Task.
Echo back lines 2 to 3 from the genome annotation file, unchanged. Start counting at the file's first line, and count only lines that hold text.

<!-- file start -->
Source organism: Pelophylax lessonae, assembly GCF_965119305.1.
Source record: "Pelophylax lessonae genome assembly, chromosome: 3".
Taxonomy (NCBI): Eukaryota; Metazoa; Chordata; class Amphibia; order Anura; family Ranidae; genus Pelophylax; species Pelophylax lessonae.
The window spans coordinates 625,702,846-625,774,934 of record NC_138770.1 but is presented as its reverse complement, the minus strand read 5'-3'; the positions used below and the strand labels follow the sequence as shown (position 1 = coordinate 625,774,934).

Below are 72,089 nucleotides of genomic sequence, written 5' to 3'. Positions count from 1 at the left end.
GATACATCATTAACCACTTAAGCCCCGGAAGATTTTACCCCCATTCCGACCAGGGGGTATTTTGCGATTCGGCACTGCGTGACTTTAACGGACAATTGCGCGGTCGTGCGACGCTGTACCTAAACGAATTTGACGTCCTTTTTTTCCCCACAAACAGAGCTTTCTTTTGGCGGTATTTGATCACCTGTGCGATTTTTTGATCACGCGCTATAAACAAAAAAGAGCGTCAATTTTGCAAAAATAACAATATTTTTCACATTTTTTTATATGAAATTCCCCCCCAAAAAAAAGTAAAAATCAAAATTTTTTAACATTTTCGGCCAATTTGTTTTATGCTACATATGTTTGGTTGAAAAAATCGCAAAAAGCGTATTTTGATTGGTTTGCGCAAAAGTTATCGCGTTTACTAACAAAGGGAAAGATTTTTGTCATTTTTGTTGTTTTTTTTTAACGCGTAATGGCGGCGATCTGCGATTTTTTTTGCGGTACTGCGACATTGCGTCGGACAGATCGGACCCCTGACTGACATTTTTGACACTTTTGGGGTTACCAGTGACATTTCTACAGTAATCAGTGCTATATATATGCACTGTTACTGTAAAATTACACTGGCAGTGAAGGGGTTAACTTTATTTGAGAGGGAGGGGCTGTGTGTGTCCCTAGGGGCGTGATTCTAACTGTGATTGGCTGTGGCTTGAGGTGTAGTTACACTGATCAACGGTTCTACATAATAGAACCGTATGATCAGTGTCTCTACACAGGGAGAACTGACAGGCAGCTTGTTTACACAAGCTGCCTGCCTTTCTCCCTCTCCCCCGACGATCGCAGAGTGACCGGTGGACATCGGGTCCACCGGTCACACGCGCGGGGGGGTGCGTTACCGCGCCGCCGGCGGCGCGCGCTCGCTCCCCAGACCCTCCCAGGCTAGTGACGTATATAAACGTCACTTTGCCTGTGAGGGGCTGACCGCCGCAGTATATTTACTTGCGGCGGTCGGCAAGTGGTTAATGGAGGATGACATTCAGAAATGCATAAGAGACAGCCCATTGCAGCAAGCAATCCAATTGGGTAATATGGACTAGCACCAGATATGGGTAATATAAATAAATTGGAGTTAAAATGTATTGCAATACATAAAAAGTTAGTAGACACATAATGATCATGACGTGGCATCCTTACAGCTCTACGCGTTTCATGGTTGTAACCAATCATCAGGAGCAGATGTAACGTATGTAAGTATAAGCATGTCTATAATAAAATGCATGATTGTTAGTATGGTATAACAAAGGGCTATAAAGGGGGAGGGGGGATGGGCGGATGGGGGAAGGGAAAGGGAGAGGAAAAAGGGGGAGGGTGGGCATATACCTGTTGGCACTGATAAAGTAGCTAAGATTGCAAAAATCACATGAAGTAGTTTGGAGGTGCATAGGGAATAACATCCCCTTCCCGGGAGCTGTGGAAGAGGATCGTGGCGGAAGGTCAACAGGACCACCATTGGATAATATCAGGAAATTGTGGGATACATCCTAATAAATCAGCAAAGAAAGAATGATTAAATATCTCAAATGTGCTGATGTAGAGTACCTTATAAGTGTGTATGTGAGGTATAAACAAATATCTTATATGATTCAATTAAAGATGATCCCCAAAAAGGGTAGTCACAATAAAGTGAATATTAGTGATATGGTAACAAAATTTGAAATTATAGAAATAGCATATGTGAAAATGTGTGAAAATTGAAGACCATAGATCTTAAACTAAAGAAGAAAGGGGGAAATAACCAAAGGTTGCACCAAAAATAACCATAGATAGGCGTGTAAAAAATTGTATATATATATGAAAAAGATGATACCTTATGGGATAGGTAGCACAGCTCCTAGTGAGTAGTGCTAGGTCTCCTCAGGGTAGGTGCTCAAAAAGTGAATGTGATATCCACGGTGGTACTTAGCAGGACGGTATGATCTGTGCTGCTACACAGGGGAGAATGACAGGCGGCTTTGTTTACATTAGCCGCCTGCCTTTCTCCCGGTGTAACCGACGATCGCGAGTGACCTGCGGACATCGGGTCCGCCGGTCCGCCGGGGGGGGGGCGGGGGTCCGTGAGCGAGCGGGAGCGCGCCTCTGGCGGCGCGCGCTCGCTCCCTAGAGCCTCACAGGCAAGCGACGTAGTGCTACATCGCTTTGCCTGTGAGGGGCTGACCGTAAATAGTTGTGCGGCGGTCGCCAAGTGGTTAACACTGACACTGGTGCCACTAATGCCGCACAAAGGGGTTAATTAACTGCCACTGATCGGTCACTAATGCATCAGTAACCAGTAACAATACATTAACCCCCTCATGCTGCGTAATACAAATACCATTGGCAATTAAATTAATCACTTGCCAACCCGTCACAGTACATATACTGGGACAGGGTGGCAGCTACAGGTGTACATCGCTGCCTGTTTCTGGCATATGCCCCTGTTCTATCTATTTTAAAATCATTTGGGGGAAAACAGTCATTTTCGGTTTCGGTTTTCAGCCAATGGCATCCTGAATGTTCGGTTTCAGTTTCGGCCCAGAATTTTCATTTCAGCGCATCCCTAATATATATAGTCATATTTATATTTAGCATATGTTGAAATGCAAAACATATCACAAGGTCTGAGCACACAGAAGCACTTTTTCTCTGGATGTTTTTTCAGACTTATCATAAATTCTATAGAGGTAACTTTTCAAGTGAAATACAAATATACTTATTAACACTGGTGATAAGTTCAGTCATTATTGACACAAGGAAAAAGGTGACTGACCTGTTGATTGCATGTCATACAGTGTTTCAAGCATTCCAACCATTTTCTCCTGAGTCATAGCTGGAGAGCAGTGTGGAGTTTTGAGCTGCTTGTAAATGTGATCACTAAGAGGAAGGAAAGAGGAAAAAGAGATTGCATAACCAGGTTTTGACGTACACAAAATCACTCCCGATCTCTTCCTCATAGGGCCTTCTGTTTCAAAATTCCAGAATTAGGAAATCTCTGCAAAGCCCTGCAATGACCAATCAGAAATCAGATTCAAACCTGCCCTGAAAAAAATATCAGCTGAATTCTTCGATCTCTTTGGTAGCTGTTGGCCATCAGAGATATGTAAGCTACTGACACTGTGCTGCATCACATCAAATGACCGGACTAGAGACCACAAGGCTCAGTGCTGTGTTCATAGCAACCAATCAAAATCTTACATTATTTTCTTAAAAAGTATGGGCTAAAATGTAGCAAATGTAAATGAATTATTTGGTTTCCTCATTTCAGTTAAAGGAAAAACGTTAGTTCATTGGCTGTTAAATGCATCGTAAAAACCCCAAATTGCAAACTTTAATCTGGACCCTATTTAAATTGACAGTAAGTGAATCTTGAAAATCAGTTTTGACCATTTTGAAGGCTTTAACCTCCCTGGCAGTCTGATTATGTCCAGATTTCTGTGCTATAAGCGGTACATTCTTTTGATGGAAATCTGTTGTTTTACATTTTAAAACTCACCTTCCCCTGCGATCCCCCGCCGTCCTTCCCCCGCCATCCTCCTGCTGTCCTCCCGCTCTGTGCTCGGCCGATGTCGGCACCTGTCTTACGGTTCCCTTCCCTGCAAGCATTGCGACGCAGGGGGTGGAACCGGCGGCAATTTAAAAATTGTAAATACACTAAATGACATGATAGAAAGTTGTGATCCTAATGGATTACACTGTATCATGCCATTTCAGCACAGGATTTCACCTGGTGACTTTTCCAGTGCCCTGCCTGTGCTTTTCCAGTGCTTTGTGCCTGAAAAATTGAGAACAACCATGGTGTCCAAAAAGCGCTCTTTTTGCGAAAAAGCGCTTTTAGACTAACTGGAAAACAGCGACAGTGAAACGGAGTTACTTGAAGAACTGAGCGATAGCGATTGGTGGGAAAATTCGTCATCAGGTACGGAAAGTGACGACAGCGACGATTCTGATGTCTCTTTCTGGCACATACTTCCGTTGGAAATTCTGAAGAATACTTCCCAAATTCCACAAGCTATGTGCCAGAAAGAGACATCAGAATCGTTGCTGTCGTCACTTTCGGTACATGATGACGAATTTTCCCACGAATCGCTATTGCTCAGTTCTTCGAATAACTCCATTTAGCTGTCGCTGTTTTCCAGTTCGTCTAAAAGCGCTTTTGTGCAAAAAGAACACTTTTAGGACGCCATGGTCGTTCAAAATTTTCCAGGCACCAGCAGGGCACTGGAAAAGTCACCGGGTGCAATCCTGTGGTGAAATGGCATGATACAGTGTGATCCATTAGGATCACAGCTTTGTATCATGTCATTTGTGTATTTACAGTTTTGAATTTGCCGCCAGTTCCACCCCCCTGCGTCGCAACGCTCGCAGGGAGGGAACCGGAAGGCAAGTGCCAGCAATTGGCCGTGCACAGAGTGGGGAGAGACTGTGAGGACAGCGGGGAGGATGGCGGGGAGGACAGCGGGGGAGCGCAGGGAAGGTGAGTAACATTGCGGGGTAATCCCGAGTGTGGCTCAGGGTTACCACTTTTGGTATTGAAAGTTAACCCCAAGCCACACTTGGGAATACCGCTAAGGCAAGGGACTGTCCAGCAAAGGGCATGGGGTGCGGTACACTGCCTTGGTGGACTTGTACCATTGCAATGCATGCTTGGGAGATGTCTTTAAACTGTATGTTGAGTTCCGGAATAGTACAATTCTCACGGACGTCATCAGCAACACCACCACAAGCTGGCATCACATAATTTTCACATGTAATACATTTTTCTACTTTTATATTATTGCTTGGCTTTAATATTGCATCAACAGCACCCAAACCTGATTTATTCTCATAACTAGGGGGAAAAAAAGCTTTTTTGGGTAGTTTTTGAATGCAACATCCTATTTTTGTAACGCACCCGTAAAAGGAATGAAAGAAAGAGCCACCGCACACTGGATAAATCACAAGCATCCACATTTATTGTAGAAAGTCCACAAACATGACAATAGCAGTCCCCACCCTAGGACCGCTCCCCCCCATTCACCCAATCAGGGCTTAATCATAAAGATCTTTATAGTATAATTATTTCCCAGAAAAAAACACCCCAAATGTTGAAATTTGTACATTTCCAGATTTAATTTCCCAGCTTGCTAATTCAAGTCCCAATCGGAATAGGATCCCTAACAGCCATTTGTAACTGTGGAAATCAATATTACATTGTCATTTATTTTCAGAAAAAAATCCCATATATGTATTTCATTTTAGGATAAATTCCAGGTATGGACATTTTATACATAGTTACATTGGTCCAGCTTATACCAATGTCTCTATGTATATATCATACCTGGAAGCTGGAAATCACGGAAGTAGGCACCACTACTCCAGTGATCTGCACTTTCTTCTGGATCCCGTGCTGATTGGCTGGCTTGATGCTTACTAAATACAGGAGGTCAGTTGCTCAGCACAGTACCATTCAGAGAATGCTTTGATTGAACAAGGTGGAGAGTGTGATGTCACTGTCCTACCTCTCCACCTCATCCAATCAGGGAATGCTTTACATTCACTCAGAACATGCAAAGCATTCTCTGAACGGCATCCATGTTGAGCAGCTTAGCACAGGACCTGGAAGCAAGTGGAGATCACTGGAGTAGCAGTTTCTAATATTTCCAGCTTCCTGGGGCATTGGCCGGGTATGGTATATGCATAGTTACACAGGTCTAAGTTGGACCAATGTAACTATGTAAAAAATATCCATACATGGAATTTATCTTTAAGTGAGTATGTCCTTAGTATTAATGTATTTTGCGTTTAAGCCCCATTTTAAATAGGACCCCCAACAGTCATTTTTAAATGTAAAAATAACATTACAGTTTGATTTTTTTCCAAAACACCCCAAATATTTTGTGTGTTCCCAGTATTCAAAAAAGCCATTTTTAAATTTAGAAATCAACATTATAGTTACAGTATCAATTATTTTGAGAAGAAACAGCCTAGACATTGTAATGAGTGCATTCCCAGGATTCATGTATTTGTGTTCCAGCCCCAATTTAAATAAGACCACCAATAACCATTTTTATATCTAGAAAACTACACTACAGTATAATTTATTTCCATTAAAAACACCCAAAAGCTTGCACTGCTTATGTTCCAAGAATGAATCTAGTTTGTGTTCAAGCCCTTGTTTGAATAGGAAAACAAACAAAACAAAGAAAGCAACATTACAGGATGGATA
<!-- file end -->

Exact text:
Source record: "Pelophylax lessonae genome assembly, chromosome: 3".
Taxonomy (NCBI): Eukaryota; Metazoa; Chordata; class Amphibia; order Anura; family Ranidae; genus Pelophylax; species Pelophylax lessonae.